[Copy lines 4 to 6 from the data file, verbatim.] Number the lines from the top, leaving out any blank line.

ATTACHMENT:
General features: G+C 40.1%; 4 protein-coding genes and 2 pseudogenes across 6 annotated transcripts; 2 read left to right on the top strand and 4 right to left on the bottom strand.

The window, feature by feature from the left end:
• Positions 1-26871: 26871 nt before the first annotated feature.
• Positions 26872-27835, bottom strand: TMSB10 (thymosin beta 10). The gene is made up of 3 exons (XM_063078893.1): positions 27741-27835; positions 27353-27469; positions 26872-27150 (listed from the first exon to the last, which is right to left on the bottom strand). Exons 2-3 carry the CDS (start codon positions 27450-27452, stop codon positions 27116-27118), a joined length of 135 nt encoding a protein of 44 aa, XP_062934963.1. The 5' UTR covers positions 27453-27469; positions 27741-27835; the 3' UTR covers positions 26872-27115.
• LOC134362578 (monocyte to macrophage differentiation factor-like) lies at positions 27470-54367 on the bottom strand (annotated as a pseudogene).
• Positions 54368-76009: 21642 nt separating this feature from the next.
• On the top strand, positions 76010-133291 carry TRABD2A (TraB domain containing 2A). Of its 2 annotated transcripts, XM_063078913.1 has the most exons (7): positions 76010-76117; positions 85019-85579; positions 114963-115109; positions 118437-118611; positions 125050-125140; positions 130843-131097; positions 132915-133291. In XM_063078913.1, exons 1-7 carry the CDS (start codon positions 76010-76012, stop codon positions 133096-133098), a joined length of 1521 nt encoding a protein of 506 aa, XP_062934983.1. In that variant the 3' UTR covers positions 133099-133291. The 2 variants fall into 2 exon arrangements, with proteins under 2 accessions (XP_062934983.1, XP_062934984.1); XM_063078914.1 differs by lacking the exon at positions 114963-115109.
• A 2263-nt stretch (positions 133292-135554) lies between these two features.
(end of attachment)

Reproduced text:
• Positions 26872-27835, bottom strand: TMSB10 (thymosin beta 10). The gene is made up of 3 exons (XM_063078893.1): positions 27741-27835; positions 27353-27469; positions 26872-27150 (listed from the first exon to the last, which is right to left on the bottom strand). Exons 2-3 carry the CDS (start codon positions 27450-27452, stop codon positions 27116-27118), a joined length of 135 nt encoding a protein of 44 aa, XP_062934963.1. The 5' UTR covers positions 27453-27469; positions 27741-27835; the 3' UTR covers positions 26872-27115.
• LOC134362578 (monocyte to macrophage differentiation factor-like) lies at positions 27470-54367 on the bottom strand (annotated as a pseudogene).
• Positions 54368-76009: 21642 nt separating this feature from the next.